I vote for shapelock/polymorph too. The best thing is that it’s reusable, so a decent sized bag of the stuff will last you a long time. I get mine from a UK based ebay seller (search for ‘polymorph’, as ‘shapelock’ is mostly used in the states). Just yesterday I needed a couple of flexible hinges for a foam RC plane, and the first thing I reached for was polymorph.

    Seriously guys, just go get a small bag of the stuff right now, it’s like discovering ducktape for the first time. Do eeeeeet!

  10. fartface says:

    Note: Wax works better. Plus you get a cleaner “mould” that would create tiny clips to clip into the little recesses on the item.

    Dont use tape, use wax a good carnauba wax. Do what the guys that have been doing fiberglass for centuries have been doing.

    Again, someone discovers something that has been used forever. if only a internet search engine existed that would catalogue all information out there in a easy to search place.

  11. allon says:

    I’ve molded epoxy to things just like that, however I used plumbing teflon tape wrapped around the unit to keep the epoxy from sticking. Works really nicely, especially when you’re casting a threaded item (in my case, a pipe) into the mold.

  12. Whatnot says:

    Alternatively: Get some aluminium strips and bend and pop-rivet something nice together.

  13. Frogz says:

    “It’s silicone! not epoxy! jesus christopher!
    Posted at 7:02 pm on May 6th, 2010 by Asuraku”

    …you didnt watch the video did you, some guy on youtube used epoxy and thats the whole point of the hack, NOT to advertise (x) product, now i want some polylock or shapemorph or whatever it is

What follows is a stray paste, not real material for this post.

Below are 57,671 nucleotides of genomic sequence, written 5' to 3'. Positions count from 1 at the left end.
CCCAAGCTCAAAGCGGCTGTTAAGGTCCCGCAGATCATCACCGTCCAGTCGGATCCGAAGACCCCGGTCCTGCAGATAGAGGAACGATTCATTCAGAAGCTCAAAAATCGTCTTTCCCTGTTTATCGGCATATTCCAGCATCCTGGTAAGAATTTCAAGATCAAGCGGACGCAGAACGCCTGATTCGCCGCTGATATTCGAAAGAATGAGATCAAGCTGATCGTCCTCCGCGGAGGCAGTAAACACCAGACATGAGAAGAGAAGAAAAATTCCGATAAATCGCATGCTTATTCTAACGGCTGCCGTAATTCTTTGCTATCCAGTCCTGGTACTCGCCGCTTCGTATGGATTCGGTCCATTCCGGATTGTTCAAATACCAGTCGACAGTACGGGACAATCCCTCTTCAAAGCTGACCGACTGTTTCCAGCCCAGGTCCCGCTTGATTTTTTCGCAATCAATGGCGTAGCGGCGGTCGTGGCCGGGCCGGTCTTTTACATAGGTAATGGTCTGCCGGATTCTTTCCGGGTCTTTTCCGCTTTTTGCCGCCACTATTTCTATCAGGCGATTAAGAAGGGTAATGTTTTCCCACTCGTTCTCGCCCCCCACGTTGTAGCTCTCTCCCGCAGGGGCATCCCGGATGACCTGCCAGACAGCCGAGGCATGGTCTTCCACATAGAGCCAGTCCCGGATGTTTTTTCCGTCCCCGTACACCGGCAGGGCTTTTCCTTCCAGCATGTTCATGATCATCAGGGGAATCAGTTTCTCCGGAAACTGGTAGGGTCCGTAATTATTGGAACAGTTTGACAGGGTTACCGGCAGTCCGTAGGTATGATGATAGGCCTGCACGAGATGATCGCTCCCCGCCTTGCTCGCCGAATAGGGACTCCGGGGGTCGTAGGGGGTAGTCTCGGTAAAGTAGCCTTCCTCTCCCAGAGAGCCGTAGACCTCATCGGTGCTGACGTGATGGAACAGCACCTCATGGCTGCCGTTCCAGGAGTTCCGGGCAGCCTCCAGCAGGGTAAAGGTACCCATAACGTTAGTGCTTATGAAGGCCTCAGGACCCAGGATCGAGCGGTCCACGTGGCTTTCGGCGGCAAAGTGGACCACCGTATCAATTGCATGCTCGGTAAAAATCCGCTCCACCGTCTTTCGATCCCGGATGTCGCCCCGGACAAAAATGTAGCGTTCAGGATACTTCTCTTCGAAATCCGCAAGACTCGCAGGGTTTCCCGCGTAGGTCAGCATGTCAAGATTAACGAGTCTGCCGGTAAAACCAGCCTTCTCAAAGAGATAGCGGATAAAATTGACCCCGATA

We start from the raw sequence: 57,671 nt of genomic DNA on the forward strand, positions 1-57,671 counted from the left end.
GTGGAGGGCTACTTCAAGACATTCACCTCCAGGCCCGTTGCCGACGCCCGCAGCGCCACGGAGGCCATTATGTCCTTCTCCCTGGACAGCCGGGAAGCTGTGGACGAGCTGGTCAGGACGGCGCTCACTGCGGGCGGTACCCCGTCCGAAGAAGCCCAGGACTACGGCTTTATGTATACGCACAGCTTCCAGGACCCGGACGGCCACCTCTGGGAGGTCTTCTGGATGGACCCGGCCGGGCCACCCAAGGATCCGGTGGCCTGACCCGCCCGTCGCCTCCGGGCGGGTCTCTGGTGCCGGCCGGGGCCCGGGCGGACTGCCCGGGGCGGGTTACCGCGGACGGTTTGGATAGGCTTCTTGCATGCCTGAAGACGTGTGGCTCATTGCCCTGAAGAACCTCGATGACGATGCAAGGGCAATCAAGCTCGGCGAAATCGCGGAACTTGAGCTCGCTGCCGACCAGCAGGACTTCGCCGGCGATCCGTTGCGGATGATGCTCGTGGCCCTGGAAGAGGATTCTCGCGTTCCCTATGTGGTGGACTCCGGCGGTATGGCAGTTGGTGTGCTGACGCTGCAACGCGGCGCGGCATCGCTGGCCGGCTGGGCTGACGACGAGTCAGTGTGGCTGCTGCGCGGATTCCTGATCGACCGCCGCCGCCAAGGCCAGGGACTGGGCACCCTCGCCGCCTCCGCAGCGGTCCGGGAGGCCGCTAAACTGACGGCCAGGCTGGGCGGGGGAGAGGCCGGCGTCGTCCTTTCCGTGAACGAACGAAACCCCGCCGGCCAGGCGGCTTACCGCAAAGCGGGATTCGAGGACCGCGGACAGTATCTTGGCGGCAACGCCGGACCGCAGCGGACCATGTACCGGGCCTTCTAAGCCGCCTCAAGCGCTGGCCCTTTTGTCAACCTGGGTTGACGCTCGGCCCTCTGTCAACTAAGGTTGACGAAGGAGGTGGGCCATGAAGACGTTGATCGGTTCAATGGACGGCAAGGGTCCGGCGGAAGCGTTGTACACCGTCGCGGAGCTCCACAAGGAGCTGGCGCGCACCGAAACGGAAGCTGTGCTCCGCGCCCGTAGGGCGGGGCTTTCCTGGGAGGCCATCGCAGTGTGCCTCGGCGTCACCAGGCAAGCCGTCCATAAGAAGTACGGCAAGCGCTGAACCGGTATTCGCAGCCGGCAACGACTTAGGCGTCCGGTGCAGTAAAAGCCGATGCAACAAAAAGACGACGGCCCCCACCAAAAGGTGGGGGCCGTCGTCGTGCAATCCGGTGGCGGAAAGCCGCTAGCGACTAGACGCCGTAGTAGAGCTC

14. lowlysoundtech says:

    Go get yourself some Shapelock! It’s incredibly handy and it’s decently opaque. For instance, an RGB LED looks very sweet though it. I even tried to attempt a glassblowing type thing with it. Couldn’t cool it rapidly enough, my circular breathing isn’t as good as it should be.

    Seriously folks, all you need to pay is shipping, they (like dealers) give you the sample for free. Checks its outs…

    http://shapelock.com/page3.html

    Sorry to be such a product whore, but I’ll be damned if I didn’t find a different use for it everyday. It takes rubber coating very well too!

  15. northernbrick says:

    Shapelock would have been a hell a lot easier to work with, in germany its sold under the name “Plaast”. You gotta love the stuff!

  16. autom says:

    Anyone think it’s possible to turn a Kodak Zi8 into a Pocket DVR with video input? Essentially, remove the camera and have a video input jack?

    I have a little ultra low lux b/w board camera (as seen on Kipkay), for the purpose of picking up the light from infrared LEDs. This is a covert type project, where the camera is hidden and so is the light that helps it see, and it needs to be portable. I would like to use this camera as the input to my Kodak Zi8 instead of the default one. The Kodak already has an audio input jack. Would it be possible to remove the built in camera/sensor, and wire in an input jack for video? Then, I could connect my external camera, via a nice long cord, or anything really with a video feed.

    Pocket DVRs are crazy expensive. I can’t find anything below $300 usd.